Book Chapter Details
Mandatory Fields
Veale, Angela
2005 January
Invisible Stakeholders: Children and war in
Collective and individual identities: experiences of recruitment and reintegration of female excombatants of the Tigrean People’s Liberation Army, Ethiopia
Institute of Security Studies
Pretoria Institute of Security Studies.
Optional Fields
Tigrean People’s Liberation Army Child soldiers Girl soldiers Ethiopia Female ex-combatants,
Increasingly, girls and women play important roles in fighting forces. McKay and Mazurana2 argue that involvement in military units can both oppress girls and women as they are responsible for traditional female roles of cooking, cleaning and serving men, but can also expand their opportunities for greater equality and participation as fighters. An understanding of the dynamics that shape the identities of men and women in fighting forces is often lacking at the point of demobilisation and reintegration. In particular, demobilisation programmes frequently overlook the specific needs of females.3 If their needs are taken into account at all, it is as a set of ‘add-on’ considerations related to motherhood or reproductive health. Brautigam argues, “Gender equality cannot be achieved by treating women and men identically, or through protective measures for women alone. Identical treatment ignores women’s and men’s different social realities and gendered roles”.4 This suggests the need for a thorough analysis of gendered roles, how participation in fighting forces transforms these roles for women and the social and political implications of these transformations. This chapter explores the identity transformations experienced by women who were recruited as children to fight with the Tigrean People’s Liberation Army and demobilised as adults in 1992/1993. The fieldwork for this study was carried out in 2002, ten years after their demobilisation and reintegration. The interviews explored gender-specific issues facing young women in demobilisation and reintegration, the impact of having been an ex-combatant on women’s social relationships and how being part of the military impacted on constructions of the self as female in the fighting forces and at reintegration.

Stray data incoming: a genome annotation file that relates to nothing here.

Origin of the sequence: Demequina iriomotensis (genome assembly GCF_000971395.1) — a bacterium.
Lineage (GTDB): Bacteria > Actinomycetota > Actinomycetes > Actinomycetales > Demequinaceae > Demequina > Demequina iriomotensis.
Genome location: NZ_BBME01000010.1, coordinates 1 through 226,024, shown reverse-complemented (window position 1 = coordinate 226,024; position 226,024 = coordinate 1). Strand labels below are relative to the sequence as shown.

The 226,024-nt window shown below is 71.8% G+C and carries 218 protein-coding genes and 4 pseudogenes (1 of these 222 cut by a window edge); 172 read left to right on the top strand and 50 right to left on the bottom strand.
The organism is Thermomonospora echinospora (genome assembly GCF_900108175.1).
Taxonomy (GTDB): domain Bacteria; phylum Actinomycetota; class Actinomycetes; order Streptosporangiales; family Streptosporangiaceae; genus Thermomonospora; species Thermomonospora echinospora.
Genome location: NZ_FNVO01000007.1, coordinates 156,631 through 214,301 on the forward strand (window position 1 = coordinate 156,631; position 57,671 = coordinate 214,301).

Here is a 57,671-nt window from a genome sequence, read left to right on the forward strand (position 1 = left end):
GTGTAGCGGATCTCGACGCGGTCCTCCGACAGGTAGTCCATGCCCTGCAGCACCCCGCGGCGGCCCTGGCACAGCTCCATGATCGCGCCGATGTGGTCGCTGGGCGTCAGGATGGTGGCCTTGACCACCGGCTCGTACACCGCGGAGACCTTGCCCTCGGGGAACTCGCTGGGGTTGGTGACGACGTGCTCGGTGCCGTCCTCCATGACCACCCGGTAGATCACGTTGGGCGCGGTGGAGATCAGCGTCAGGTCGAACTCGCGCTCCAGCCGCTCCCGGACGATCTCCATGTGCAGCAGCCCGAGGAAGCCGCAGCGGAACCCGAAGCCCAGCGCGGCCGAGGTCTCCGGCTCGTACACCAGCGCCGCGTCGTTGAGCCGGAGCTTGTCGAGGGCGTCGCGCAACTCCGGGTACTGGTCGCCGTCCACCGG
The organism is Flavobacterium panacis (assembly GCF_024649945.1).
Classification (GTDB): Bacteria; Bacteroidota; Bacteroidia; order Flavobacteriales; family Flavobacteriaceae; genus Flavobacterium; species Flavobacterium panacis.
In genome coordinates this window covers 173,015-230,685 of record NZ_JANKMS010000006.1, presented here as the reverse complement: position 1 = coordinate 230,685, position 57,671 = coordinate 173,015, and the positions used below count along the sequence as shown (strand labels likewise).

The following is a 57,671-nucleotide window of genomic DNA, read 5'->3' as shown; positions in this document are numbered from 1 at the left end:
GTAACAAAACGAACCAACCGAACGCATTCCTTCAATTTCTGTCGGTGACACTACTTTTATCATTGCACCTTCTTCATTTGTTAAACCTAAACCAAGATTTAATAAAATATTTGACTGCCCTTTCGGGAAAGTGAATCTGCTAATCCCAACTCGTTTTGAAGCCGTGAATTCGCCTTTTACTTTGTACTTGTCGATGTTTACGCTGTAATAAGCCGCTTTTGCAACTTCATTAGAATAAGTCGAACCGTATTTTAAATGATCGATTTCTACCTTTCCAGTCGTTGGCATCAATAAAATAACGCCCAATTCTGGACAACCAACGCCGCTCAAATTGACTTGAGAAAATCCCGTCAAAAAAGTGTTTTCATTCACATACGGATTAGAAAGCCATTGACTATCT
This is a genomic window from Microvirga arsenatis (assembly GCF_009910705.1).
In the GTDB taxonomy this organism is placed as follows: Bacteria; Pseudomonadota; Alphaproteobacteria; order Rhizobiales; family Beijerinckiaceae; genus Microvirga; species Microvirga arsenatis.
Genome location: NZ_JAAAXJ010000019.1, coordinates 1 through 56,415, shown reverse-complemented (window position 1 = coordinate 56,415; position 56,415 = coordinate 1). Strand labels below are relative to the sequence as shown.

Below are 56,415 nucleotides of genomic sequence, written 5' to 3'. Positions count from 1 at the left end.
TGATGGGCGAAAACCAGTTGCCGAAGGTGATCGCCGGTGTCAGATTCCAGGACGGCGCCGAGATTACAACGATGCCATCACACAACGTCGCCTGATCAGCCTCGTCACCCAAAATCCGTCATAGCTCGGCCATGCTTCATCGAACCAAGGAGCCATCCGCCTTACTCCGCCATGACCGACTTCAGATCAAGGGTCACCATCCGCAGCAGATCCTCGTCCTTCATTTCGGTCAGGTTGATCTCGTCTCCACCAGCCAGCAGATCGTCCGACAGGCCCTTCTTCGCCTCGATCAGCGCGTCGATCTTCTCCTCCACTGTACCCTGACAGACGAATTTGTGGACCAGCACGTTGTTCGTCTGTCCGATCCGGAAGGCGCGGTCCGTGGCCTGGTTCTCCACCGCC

McIntyre, Angela
Grant Details